# Describe the Population of Interest to Her STATISTICSREVIEWCHAPTER 7

7.1 / Carol wants to study the volume of winter wheat production for last year for all rural counties of eastern Colorado, Nebraska, and Kansas.
1. Describe the population of interest to her.
2. Identify two population parameters that she would be likely to estimate for her study.
3. What statistics could she use to estimate these parameters?
4. How could she get values for these statistics?

7.1 / Karen would like to find out what fraction of children in her city who will enter kindergarten next year have had all of the necessary immunizations.
1. Describe the population of interest to Karen.
2. What population parameter would she be likely to want to estimate?
3. What statistic could she use to estimate this parameter?
4. How could she get a value for this statistic?

7.1 / Identify the definition of sampling distribution.
1. A conclusion about the value of a population parameter based on information about the corresponding sample statistic and probability.
2. A numerical descriptive measure of a population
3. A set of measurements (or counts), either existing or conceptual
4. A probability distribution for a sample statistic
5. A numerical descriptive measure of a sample

7.1 / Identify the definition of statistical inference.
1. A conclusion about the value of a population parameter based on information about the corresponding sample statistic and probability.
2. A numerical descriptive measure of a population
3. A set of measurements (or counts), either existing or conceptual
4. A probability distribution for a sample statistic
5. A numerical descriptive measure of a sample

7.1 / Identify an example of a population.
1. Seven cards chosen at random from a 52-card deck.
2. A week of television show watched by Americans as reported in a survey
3. The lengths of all trout in a lake
4. The automobiles bought by Americans polled in a telephone survey.
5. Registered Oklahoma voters who voted in a U.S. presidential election.

7.2 / The number of boxes of girl scout cookies sold by each of the girl scouts in a Midwestern city has a distribution which is approximately normal with mean μ=75 boxes and standard deviation σ=30 boxes.
1. Find the probability that a scout chosen at random sold between 60 and 90 boxes of cookies.
2. Find the probability that the sample mean number of boxes of cookies sold by a random sample of 36 scouts is between 60 and 90 boxes.
3. What difference do you observe in the two answers? Explain.

7.2 / Statistical Abstracts (117th ed) reports lengths of 78 shuttle flights. The distribution is somewhat asymmetric with mean μ=8.56 days and standard deviation σ=3.33 days.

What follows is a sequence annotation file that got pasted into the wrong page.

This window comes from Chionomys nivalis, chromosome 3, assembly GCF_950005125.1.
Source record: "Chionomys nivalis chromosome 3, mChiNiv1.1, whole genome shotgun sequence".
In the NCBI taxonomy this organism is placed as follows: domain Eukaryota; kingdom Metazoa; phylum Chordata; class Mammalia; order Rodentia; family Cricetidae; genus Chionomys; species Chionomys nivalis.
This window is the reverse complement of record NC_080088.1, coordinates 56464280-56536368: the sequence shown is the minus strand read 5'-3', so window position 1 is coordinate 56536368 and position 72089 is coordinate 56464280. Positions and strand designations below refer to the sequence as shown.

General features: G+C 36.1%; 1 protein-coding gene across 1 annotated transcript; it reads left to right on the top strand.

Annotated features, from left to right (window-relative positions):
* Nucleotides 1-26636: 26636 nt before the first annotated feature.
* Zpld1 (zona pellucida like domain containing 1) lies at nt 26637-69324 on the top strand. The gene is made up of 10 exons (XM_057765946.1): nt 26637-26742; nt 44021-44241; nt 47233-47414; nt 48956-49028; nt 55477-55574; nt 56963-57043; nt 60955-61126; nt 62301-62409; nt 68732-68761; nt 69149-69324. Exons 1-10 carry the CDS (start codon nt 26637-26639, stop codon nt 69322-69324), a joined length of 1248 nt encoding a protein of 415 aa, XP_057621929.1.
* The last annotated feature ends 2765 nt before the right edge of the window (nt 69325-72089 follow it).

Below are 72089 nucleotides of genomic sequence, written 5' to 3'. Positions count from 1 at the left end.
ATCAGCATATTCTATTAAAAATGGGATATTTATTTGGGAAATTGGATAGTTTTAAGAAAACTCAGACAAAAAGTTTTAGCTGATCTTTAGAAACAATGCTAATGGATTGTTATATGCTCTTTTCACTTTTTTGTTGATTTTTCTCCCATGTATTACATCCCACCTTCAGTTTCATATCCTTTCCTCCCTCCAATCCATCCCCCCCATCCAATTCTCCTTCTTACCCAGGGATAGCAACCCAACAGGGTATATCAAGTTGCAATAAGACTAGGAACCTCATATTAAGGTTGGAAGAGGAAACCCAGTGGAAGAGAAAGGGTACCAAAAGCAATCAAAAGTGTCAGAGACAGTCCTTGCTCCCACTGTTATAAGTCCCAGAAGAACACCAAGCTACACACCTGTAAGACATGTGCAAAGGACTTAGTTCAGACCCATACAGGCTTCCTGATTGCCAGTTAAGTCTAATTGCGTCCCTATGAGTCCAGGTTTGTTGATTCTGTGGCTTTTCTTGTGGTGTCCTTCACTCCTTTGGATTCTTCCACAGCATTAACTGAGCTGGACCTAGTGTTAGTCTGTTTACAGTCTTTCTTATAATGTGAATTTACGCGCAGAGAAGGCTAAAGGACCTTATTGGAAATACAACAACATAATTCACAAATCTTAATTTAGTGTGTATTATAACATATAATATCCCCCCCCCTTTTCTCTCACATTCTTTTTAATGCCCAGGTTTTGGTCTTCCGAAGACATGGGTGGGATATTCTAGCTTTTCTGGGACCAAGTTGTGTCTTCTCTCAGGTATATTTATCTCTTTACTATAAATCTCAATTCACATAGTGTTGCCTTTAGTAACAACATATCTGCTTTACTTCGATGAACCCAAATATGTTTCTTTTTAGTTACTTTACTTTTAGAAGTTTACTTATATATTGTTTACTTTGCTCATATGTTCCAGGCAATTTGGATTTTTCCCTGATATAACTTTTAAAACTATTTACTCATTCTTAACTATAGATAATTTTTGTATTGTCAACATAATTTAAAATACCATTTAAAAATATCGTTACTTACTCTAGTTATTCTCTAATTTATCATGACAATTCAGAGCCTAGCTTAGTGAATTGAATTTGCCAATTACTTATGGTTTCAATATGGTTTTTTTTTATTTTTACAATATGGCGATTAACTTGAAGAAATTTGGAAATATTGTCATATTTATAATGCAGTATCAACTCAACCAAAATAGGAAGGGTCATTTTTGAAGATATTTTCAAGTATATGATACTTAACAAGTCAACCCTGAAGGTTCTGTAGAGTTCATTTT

1. Is the normal distribution a good approximation to the distribution of sample mean length of flights for random samples of size 4? Explain.
2. Find the probability that the sample mean for a random sample of 40 flights will be greater than 9 days.

7.2 / Let x be a random variable that represents white blood cell count per cubic milliliter of whole blood. Assume that x has a distribution that is approximately normal with mean μ=7500 and standard deviation σ=1750. Suppose that a doctor uses the average x-bar for three tests taken about a week apart. What is the probability of x-bar < 5000?
A 0.0764 B 0.4236 C 0.0035 D 0.0068 E 0.4932
7.3 / A candidate for city council is speaking to a breakfast group of 39 women about a law requiring a police permit to buy a gun. Assuming that 86% of American women favor such a law, what is the probability that three-fourths or more of the audience will support gun permits?
A 0.9972 B 0.8761 C 0.9864 D 0.8478 E 0.9179
7.3 / Courts sometimes make mistakes, but which do you believe is the worse mistake: convicting an innocent person or letting a guilty person go free? It turns out that about 60% of all Americans believe that convicting an innocent person is the worse mistake. Suppose you are taking a sociology class with 42 students enrolled. The question discussed today is: Do you agree with the statement that convicting an innocent person is worse than letting the guilty go free? What is the probability that the proportion of the class who agree is
1. at least one half?
2. at least two thirds?
3. no more than one third?
4. Is the normal approximation to the proportion p=r/n valid? Explain,

7.3 / A statistic course is taught each semester. The course always fills up to its maximum of 30 students. A P-Chart is to be made for the proportion of A’s given in the course each semester for the past 12 semesters. Each student is viewed as a binomial trial. Success means the student got an A, and failure is not getting an A. Since the class size is 30 each semester, the number of trials is n=30. Using information from the registrar’s office, the following data is obtained.
Sem / 1 / 2 / 3 / 4 / 5 / 6 / 7 / 8 / 9 / 10 / 11 / 12
R=# of A’s / 11 / 9 / 8 / 15 / 2 / 3 / 6 / 7 / 5 / 12 / 10 / 8
P=r/30 / .37 / .3 / .27 / .5 / .07 / .1 / .2 / .23 / .17 / .4 / .33 / .27
1. Make a P-Chart showing the proportion of A’s.
2. Determine whether the proportion of A’s is in statistical control. If it is not, specify which out-of-control signals are present.